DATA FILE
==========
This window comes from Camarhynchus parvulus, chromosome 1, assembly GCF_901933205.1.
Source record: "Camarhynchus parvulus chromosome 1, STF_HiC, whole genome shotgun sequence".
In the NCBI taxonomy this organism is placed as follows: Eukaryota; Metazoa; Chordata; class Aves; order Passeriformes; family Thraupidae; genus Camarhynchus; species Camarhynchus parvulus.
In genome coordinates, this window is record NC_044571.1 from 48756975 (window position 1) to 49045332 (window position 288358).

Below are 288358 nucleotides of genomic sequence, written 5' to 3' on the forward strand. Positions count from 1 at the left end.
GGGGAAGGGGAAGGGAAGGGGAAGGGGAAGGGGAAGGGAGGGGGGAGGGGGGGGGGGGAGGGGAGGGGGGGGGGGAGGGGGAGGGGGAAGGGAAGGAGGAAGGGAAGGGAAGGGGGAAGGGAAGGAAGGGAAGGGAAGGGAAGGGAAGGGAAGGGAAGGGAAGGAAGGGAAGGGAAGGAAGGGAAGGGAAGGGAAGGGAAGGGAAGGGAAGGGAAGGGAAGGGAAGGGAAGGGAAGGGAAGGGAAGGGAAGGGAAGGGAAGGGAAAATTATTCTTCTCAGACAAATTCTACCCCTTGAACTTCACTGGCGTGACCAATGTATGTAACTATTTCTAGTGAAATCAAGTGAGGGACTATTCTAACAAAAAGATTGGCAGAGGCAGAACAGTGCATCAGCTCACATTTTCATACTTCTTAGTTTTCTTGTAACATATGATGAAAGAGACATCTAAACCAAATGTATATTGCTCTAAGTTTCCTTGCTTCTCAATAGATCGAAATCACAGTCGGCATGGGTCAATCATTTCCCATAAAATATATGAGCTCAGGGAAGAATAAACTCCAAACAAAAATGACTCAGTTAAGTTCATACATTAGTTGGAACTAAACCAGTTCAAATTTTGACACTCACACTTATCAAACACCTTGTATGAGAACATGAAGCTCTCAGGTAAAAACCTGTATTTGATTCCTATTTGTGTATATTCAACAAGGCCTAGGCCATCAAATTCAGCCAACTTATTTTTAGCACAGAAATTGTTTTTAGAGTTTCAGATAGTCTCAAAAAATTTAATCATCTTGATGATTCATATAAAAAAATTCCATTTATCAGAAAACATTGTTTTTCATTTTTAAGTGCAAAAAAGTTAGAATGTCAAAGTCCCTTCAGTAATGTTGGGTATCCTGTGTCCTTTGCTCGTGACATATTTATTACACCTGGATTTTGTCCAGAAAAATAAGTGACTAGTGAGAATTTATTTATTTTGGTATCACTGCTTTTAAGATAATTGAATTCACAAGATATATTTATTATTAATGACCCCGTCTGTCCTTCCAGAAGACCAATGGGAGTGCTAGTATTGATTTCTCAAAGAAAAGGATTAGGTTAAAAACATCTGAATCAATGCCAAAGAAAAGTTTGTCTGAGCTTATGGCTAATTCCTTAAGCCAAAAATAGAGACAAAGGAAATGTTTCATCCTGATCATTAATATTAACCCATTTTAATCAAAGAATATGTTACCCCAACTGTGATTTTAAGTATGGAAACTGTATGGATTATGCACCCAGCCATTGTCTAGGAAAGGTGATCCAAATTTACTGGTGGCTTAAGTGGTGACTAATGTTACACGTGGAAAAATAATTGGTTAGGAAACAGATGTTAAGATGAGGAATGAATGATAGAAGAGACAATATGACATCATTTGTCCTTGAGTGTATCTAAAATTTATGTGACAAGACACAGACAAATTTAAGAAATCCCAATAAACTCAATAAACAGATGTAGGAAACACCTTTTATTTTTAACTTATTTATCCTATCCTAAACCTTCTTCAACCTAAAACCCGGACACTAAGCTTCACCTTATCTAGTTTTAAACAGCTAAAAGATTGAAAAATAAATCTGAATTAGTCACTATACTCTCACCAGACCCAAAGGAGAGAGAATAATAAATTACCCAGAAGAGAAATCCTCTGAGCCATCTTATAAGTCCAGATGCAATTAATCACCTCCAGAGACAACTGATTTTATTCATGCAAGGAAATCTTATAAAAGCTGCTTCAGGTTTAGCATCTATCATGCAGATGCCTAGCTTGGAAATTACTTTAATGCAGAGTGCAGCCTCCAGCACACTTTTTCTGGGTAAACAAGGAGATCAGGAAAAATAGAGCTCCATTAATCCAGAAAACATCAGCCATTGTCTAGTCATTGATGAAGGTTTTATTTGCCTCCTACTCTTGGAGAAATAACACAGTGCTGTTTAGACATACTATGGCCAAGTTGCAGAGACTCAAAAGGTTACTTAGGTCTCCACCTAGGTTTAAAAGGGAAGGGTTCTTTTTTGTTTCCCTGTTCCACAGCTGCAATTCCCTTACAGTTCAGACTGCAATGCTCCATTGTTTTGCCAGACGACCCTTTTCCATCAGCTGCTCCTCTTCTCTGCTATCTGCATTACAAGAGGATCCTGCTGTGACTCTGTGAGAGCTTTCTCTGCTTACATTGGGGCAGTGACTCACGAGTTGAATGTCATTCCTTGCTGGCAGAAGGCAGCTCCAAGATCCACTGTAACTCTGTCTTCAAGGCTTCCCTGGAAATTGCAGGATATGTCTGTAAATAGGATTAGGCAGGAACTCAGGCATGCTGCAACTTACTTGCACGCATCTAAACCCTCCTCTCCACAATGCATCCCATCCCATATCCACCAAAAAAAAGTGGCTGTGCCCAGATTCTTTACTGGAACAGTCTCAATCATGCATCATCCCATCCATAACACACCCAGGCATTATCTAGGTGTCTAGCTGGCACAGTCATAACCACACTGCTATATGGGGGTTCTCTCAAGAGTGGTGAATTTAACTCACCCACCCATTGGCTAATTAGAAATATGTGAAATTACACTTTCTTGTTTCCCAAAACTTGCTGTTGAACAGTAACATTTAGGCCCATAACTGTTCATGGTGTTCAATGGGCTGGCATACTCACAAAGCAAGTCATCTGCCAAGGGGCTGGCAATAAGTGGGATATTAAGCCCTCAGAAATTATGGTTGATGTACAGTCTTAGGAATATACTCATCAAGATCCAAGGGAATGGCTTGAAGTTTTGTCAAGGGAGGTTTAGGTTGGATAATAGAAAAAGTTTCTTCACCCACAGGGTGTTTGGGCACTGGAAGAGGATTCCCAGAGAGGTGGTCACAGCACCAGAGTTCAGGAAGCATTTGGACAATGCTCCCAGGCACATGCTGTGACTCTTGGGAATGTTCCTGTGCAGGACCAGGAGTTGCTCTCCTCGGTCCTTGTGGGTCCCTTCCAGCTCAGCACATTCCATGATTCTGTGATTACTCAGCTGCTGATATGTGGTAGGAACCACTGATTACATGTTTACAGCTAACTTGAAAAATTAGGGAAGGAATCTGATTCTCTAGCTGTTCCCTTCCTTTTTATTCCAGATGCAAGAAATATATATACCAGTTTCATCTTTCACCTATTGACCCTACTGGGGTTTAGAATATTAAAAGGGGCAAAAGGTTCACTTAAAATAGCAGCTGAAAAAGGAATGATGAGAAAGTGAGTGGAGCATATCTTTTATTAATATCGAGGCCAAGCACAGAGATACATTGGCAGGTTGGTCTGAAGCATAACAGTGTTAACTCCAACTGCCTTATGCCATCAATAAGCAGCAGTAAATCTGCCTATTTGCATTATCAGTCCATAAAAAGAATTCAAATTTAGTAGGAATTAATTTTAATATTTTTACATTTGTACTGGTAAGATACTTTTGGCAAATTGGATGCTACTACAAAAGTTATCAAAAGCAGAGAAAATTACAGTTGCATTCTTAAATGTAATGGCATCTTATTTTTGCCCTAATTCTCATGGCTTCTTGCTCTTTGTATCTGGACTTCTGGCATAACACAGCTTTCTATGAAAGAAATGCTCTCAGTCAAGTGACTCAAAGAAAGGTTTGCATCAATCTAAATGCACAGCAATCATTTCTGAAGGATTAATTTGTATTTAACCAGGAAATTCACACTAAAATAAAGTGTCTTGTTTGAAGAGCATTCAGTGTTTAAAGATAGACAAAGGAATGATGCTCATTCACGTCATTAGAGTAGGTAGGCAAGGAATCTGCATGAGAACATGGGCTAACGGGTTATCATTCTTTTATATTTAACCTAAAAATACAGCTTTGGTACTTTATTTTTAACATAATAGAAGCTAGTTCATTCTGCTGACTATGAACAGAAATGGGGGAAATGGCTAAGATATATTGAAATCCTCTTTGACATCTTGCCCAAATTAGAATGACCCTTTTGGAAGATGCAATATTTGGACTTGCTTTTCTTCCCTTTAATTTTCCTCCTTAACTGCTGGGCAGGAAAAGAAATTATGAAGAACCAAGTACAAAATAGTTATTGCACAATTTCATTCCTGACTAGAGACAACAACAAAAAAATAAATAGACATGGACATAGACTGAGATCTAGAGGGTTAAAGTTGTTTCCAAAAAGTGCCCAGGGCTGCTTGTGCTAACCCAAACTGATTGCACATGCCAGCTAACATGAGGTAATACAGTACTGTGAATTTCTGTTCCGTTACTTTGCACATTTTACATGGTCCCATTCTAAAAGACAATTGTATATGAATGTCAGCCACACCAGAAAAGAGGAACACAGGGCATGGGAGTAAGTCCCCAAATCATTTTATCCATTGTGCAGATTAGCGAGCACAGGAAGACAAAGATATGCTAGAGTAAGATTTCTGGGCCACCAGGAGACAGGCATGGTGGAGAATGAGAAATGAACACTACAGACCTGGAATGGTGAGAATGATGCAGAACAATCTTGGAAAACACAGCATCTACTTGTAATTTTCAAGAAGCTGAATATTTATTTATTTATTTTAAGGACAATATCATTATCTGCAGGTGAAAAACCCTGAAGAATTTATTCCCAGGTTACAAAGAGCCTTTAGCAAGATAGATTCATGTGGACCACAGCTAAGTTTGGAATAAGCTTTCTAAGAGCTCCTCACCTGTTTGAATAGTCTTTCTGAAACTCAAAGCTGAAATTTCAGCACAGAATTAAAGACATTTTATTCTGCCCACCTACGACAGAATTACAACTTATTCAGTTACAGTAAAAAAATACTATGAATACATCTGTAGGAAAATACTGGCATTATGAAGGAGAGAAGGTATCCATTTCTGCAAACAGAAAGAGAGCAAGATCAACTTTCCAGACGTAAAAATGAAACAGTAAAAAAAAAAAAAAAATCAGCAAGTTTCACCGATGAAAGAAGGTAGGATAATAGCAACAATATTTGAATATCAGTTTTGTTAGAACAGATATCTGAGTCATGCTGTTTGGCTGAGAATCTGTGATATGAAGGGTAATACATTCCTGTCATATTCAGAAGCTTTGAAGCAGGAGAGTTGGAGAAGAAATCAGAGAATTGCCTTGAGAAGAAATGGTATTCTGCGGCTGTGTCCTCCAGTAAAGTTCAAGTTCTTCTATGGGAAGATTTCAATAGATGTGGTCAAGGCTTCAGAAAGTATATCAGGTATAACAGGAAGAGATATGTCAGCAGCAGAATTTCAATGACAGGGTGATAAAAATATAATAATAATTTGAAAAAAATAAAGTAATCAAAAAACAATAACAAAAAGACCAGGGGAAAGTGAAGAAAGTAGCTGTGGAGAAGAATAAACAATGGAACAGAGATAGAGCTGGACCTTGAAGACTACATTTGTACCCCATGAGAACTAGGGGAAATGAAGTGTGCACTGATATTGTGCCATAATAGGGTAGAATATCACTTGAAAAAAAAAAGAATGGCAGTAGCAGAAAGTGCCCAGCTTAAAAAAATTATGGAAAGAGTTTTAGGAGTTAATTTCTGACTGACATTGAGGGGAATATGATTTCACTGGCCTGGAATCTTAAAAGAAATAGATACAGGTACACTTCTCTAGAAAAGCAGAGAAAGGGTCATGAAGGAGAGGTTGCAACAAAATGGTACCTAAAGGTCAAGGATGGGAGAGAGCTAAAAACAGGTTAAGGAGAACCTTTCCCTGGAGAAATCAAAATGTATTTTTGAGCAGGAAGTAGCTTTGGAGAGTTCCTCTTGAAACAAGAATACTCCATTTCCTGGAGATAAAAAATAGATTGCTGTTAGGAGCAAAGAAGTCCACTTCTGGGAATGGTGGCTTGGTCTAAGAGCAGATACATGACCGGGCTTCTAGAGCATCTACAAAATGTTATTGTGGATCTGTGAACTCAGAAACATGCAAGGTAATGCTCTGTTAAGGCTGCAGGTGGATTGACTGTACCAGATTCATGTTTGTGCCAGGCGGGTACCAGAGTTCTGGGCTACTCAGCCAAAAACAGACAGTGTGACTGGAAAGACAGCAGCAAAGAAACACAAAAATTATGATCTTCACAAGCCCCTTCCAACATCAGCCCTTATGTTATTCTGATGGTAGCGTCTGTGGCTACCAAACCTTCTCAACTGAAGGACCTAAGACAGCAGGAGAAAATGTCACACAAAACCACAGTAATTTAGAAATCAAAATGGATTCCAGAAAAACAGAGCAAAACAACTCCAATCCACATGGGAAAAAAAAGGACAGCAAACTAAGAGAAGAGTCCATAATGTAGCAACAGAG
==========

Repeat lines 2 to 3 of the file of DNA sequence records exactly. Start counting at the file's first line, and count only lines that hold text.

Source record: "Camarhynchus parvulus chromosome 1, STF_HiC, whole genome shotgun sequence".
In the NCBI taxonomy this organism is placed as follows: Eukaryota; Metazoa; Chordata; class Aves; order Passeriformes; family Thraupidae; genus Camarhynchus; species Camarhynchus parvulus.